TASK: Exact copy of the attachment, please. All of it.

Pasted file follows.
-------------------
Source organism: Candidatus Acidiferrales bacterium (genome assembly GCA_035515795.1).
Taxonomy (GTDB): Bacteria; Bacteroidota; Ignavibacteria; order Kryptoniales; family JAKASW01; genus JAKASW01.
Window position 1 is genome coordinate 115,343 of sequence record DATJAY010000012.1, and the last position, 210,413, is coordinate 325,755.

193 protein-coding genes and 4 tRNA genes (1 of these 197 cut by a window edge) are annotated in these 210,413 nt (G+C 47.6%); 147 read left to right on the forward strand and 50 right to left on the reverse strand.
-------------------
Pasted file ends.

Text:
Source organism: Candidatus Acidiferrales bacterium (genome assembly GCA_035515795.1).
Taxonomy (GTDB): Bacteria; Bacteroidota; Ignavibacteria; order Kryptoniales; family JAKASW01; genus JAKASW01.
Window position 1 is genome coordinate 115,343 of sequence record DATJAY010000012.1, and the last position, 210,413, is coordinate 325,755.

193 protein-coding genes and 4 tRNA genes (1 of these 197 cut by a window edge) are annotated in these 210,413 nt (G+C 47.6%); 147 read left to right on the forward strand and 50 right to left on the reverse strand.